Both Stockholm and Nashville are hubs for professional songwriters and producers, and Swift was signed as a writer in Nashville when she was fourteen. In an uncynical way, both Swedish and Nashville pop exploit the pleasures of the process. The fan expects certain constants-short songs, bright sounds, hopeful surges-and also wants some unexpected moments, which is where the personality of the artist comes in.
Swift, as has been widely noted, supposedly left the country demographic to make '1989,' which she calls her 'first documented, official pop album.' But Swift had already made a really good pop album, in 2012-'Red,' which featured the help of Martin and Shellback on three tracks, including the near-perfect kiss-off 'We Are Never Ever Getting Back Together.' 'Red' was Swift's pop coming out; '1989' is more like 'Now That's What I Call Swift!,' a satisfying compendium of expert, bright, familiar pop that captures Swift's ebullience but loses the distinguishing parts of her personality amid all the variations. Swift has a brand as familiar and visible as the Batman signal. It takes a lot of noise to blanket that signal, but '1989' somehow does that. Many of its songs could have been written for other people, and that's the real first for Swift here, not any alleged move from one style to another.
Tove Lo, whose début album, 'Queen of the Clouds,' was released in September, is less well known but more current. Though Swift single-handedly generates a frightening percentage of the money still being made in the music business, she somehow ended up with an older version of Swedish pop. Lo has written hits for others, including Cher Lloyd, and for Lo's former bandmate, Caroline Hjelt, one half of Icona Pop. She's also a member of Martin and Shellback's songwriting collective, Wolf Cousins. Lo's records, though, feature the work of only her team, not of her mentors.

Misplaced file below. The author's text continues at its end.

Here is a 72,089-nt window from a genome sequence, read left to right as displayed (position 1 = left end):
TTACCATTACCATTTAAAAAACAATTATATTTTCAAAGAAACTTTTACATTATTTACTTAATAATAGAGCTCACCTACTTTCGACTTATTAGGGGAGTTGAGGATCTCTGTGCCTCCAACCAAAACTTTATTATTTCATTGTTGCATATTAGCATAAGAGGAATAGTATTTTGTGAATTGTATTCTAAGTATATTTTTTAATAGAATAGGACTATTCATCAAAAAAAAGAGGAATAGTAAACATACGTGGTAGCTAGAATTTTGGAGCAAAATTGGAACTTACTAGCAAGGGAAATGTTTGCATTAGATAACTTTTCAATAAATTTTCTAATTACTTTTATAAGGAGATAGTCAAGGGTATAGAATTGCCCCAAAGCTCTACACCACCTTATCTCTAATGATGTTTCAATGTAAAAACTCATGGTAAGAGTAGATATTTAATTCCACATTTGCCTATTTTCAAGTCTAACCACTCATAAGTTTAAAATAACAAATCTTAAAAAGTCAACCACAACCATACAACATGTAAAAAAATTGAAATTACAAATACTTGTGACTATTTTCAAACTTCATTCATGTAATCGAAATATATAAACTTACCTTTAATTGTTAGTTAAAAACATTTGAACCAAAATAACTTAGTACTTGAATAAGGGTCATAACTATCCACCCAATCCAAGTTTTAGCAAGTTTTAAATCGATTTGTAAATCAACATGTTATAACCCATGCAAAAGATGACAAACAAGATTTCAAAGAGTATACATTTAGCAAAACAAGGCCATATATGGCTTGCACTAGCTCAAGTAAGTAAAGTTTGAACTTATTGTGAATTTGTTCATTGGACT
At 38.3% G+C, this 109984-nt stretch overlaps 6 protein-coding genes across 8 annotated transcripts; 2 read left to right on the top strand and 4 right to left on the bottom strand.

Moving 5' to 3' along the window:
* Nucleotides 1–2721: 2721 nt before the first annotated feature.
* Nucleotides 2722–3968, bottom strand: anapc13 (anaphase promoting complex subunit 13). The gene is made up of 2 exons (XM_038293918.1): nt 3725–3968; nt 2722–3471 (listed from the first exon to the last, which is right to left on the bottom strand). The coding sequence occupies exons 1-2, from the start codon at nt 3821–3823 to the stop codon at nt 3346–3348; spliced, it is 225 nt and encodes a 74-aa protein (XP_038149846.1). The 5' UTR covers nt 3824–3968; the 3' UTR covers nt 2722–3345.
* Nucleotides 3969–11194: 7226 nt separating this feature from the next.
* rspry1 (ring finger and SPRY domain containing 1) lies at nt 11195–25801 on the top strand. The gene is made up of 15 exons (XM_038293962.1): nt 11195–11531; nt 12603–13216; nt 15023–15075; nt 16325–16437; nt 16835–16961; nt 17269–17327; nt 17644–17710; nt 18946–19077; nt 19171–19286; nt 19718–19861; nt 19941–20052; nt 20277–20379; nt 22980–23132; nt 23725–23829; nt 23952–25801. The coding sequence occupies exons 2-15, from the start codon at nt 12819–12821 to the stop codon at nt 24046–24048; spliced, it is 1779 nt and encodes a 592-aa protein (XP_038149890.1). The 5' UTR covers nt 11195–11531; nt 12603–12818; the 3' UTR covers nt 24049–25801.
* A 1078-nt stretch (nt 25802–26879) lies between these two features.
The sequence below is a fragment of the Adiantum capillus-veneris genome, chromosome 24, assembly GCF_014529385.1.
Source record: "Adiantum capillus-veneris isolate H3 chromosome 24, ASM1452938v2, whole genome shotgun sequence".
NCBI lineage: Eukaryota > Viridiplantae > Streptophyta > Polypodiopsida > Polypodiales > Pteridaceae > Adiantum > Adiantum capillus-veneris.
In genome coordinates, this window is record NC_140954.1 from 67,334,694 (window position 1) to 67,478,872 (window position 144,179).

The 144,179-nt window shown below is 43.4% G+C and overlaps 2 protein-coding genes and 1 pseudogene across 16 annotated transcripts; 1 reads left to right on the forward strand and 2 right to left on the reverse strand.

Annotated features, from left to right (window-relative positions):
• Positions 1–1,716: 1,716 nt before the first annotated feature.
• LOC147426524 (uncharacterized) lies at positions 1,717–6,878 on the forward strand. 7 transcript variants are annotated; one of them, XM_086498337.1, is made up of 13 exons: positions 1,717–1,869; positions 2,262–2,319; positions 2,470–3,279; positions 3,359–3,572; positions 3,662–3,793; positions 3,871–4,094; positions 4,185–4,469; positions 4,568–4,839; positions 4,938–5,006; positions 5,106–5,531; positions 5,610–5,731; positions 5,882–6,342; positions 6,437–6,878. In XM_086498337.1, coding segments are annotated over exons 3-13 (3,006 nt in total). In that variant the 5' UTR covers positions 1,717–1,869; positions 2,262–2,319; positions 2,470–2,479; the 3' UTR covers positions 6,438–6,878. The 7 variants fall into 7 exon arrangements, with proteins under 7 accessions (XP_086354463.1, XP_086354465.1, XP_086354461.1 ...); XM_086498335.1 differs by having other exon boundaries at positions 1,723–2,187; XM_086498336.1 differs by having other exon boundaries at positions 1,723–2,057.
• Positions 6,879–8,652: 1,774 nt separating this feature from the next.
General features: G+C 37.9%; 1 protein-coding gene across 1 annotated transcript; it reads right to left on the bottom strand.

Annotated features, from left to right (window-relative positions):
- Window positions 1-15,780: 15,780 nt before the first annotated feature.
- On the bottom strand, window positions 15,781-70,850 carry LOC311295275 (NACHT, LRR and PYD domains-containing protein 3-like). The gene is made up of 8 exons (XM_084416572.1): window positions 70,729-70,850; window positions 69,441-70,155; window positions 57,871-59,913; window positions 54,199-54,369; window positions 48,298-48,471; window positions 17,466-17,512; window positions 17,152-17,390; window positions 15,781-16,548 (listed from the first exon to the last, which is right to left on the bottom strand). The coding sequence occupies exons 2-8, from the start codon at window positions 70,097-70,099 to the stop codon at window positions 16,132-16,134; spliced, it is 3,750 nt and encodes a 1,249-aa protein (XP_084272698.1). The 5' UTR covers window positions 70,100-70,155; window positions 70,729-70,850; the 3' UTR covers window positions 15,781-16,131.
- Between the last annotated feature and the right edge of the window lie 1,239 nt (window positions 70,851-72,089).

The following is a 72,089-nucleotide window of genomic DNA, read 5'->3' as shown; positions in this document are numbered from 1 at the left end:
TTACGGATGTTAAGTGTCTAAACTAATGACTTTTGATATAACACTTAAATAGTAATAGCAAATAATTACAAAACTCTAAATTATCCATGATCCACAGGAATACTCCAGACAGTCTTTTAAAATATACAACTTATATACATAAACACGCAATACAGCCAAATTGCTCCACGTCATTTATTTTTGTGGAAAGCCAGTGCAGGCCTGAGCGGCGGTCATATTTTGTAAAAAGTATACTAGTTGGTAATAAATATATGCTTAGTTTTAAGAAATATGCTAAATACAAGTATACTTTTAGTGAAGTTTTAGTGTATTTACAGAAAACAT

Her sound is of the moment: simple, electronic, and unfussy. Her style is of a piece with that of a loose group of artists, like Lorde and Lykke Li, who feel naturally rooted in the digital and the spare. (Lo also cites Robyn as an inspiration; both went to the Rytmus Music School, in Stockholm.) Lo comes across as a hedonist who refuses to devolve into chaos. Her current hit, 'Habits (Stay High),' is about doing drugs to forget an ex. But she's not flogging a tired rewrite of the rock-star script. She eats dinner in the bath, goes to sex clubs to distract herself, and tries, like millions before her, 'to keep you off my mind.' 'Habits (Stay High)' is about a self-destructive lapse, but 'Moments' presents a different kind of transgression: Lo confesses that she's a catch. She sings, 'I have my moments . . . I am charming as fuck.' It's concrete, blunt. She likes her own pleasure, without feeling the need to apologize for it or to tie it to some phony theory of transcendence.